Liz King gives us her top tips for ensuring a successful and hassle free part exchange for those of you looking to change caravans.
The upcoming shows at Manchester, Glasgow and Birmingham give another opportunity to trade in, or up, and buy a new caravan, but how do you avoid an embarrassing encounter with a dealer. You may think that salesmen have it easy, but the tales they can tell would make your toes curl!
Many dealers make a big deal of the value of part exchange and that it is dependent on the condition of your caravan at the point of transaction and agreement to purchase.
Most part exchanges take place without the dealer seeing your old caravan until the day you pick up your new one.
Some dealers will ask you to mark on a diagram if there are any marks, scratches or damage inside or on the exterior and ask you to sign a ‘condition’ form. It is certainly worth been honest as the dealer may have to adjust the trade in value if the trade-in caravan is not as it was described originally. A dealer is not obliged to accept any caravan as part exchange.
Here’s our insider’s guide to making the most of the buying experience.
Top tips for readying your trade in ‘van
- If you are trading in your caravan, a service history is important and improves your chances of a good price.
- Be honest with your dealer; declare any damage or imperfections to your caravan during your discussion to purchase, not when you turn up to collect your new one.
Choosing your new caravan
- Make sure your vehicle is compatible with your new caravan.
- Remember, you are buying into a lifestyle, so have a wish list of things you want a new caravan to have, and make sure that your purchase is the right one for your planned use. A good dealer will think “rights” – the right caravan, at the right price, to the right person, at the right time.
Readying your old van for exchange
- Before taking your caravan to your dealer, clean it inside and out. Presentation makes a big difference at the point of transaction and if a dealer has to call in specialist cleaners that will reflect in the price on the day.
- Empty the toilet and clean it. One dealer told me he levies a fee of £60.00 if the toilet hasn’t been emptied. To spare your blushes, you could put the old cassette tank into your new caravan.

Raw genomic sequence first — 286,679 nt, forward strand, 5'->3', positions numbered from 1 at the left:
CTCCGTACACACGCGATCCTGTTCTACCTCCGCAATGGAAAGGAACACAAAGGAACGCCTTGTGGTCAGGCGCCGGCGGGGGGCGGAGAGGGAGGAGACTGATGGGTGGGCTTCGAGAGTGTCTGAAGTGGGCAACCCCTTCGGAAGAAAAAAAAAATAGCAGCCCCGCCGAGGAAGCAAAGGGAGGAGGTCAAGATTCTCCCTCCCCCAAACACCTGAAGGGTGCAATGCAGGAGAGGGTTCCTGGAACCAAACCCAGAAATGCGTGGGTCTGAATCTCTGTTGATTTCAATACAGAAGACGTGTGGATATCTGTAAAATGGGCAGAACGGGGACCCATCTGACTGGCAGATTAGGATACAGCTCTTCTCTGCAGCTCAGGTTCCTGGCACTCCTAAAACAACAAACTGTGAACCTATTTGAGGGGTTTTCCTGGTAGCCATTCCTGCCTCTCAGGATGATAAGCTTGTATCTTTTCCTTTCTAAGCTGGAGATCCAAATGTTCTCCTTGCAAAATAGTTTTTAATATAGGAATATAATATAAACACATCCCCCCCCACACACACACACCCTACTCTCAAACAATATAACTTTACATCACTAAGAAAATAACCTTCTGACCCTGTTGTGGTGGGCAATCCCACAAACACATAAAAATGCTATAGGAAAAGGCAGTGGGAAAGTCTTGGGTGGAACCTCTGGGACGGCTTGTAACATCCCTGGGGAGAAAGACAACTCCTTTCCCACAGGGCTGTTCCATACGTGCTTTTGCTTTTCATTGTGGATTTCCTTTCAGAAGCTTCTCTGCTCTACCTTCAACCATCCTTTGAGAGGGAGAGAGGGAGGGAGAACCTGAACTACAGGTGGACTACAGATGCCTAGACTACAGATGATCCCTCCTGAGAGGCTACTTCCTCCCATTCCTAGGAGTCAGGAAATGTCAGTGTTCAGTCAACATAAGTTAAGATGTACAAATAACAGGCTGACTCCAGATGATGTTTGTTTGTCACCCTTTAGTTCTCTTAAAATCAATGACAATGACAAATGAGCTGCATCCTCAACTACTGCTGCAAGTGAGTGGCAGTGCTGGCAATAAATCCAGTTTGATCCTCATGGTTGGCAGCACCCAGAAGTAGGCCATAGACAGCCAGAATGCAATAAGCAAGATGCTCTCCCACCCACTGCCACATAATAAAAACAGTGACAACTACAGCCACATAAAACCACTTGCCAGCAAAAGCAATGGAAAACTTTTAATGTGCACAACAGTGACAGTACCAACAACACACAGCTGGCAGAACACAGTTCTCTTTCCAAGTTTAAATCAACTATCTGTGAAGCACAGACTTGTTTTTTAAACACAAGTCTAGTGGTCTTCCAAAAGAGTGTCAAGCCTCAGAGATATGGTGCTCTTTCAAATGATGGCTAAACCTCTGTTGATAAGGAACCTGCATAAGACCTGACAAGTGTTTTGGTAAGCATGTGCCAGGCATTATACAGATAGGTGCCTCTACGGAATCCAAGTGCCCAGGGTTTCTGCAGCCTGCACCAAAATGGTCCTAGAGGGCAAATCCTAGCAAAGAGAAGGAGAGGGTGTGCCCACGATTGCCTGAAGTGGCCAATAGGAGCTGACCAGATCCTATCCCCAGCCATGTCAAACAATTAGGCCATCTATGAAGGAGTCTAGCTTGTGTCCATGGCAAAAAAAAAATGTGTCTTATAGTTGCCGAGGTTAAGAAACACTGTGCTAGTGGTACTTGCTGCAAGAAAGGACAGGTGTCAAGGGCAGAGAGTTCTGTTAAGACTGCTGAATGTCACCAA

- Check and double check that you have removed all your personal possessions and your very personal possessions, if you get the drift, from the caravan.
- Return the caravan with the equipment it came with such as the microwave, TV, the clock, the radio and speakers; oh and the cooker. Yes really, I was told by a dealer that somebody took one out!
- Keep the insurance on the old caravan till you pick up the new one, then cancel or transfer the insurance.
- If you have an AL-KO wheel lock, then don’t forget it’s your responsibility to de-register and bring it with you, so that the new owner can register it.
- If you have an alarm with a code, remove the code.
- Remember your CRIS document, the owner’s handbook, and any instruction leaflets for any appliances.
Ensuring a quick get away with your new ‘van
- Check what forms of identity your dealer needs to complete your purchase. You’ll need your driving licence and vehicle log book if you need a new number plate.
- Sort out your payment method in advance; don’t rock up to collect your caravan expecting to organise finance at that point. Check if the dealer will accept a bank transfer. If you are paying by credit or debit card, check your credit limit. Cash payments are not always appreciated due to money laundering regulations.
- Turn up at the time you have agreed with your dealer for collection and allow time for the handover; many dealers allocate an hour or more for this.
- Book a caravan site near the dealership for one or two nights after purchase; some dealers have overnight facilities on site or know the local campsites to recommend. Some even include one or two nights as part of the purchase. It’s easier to sort out any issues on site than from several miles away by phone or e-mail.
Good luck in your hunt for your next caravan and wishing you an easy and hassle free part exchange process.
Note: All details correct at time of publication but may be subject to change.